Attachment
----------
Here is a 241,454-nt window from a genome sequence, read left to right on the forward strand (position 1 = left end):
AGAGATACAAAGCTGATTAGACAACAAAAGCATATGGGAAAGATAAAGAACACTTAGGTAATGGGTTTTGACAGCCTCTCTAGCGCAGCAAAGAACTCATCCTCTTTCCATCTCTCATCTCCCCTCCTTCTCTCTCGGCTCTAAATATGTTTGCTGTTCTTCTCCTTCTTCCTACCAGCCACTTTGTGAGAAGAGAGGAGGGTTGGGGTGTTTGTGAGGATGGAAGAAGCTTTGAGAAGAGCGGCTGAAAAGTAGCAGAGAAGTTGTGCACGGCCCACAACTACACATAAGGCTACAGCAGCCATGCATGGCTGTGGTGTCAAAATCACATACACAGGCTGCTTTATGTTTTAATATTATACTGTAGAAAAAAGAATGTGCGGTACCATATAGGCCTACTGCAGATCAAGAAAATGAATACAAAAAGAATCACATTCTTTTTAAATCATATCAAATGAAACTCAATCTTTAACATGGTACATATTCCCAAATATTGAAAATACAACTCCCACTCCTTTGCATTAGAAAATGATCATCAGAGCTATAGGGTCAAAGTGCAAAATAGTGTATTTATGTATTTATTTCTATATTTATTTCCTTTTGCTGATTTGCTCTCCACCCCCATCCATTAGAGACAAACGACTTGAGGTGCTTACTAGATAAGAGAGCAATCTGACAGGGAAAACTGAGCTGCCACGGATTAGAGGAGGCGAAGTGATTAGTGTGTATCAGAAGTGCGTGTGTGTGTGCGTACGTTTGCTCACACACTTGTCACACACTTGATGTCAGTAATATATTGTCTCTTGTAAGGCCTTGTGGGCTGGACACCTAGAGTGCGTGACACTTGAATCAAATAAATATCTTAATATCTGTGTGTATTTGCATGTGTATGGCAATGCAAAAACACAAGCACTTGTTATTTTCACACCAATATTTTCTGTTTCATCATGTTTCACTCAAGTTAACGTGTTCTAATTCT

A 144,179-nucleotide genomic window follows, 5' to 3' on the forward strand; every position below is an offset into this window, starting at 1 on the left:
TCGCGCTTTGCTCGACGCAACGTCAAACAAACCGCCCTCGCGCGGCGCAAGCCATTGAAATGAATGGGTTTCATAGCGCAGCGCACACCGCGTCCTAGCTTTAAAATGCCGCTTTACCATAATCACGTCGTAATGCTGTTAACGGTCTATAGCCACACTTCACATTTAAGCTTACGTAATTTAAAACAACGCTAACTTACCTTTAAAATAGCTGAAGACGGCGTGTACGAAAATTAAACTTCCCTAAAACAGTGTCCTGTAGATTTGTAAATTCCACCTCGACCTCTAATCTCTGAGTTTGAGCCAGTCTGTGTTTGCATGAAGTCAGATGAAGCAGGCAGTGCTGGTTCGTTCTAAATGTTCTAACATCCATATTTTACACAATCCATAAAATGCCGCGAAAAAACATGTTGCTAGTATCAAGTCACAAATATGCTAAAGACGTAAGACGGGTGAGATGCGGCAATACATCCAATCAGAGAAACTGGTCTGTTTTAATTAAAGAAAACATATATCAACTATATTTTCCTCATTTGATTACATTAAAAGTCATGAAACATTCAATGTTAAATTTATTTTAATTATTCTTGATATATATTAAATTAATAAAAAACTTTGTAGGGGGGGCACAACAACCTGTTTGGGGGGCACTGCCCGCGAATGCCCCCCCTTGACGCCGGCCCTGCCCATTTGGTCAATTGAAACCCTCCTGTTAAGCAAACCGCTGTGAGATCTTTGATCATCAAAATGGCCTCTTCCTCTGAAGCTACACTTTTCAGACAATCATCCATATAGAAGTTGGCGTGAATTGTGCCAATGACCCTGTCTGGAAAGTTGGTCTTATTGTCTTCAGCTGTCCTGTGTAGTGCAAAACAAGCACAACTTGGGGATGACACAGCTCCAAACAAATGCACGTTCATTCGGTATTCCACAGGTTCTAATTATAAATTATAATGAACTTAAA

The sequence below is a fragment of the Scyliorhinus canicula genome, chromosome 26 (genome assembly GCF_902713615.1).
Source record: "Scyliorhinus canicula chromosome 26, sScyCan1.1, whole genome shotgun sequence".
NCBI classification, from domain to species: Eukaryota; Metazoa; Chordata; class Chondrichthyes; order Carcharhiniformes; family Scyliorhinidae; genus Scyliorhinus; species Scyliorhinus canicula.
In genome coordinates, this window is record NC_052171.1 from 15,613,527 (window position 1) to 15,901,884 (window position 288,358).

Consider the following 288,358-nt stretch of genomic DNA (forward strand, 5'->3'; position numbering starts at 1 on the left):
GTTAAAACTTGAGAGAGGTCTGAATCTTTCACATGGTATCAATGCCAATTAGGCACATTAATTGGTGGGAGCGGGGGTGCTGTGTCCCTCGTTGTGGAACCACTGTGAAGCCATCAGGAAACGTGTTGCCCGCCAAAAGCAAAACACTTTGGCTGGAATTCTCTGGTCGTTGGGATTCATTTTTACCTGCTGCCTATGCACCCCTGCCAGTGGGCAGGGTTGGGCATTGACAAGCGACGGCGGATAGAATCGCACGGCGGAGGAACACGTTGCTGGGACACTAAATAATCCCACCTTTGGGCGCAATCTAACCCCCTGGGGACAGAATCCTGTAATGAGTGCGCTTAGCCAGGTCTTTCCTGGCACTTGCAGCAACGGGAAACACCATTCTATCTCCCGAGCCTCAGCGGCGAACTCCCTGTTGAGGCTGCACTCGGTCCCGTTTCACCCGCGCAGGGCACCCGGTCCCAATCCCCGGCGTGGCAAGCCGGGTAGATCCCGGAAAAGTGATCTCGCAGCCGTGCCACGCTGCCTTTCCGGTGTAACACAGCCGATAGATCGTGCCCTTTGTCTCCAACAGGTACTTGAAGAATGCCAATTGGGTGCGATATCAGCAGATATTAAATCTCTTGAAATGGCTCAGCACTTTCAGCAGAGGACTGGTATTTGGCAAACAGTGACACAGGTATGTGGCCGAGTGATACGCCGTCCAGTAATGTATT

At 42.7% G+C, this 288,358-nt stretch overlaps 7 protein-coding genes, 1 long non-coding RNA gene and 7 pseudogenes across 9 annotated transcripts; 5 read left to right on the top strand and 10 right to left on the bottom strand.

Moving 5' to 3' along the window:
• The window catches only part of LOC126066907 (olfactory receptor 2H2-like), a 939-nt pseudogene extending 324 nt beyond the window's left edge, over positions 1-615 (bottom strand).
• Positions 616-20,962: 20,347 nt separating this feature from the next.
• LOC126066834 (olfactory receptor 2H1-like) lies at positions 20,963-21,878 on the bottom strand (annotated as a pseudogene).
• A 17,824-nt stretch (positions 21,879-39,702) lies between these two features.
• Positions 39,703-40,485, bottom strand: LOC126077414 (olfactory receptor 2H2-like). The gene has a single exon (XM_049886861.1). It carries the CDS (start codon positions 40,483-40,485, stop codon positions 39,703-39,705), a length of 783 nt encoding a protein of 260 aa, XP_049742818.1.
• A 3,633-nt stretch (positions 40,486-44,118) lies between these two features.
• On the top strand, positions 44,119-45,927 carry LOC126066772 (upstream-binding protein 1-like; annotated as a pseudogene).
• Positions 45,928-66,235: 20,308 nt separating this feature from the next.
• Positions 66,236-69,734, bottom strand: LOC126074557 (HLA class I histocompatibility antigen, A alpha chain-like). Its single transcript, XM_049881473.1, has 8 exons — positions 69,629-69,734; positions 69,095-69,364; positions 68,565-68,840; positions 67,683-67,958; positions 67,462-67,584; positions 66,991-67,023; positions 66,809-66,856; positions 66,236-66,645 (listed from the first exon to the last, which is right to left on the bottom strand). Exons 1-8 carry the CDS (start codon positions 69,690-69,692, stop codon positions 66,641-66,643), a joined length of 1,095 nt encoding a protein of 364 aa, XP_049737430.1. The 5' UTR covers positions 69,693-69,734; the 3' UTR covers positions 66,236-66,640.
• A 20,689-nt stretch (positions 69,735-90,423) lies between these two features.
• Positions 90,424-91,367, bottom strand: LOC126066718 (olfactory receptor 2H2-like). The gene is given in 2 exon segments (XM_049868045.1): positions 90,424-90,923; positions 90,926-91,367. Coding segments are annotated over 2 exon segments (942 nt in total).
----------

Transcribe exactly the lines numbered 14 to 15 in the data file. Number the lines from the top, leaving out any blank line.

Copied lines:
• Positions 616-20,962: 20,347 nt separating this feature from the next.
• LOC126066834 (olfactory receptor 2H1-like) lies at positions 20,963-21,878 on the bottom strand (annotated as a pseudogene).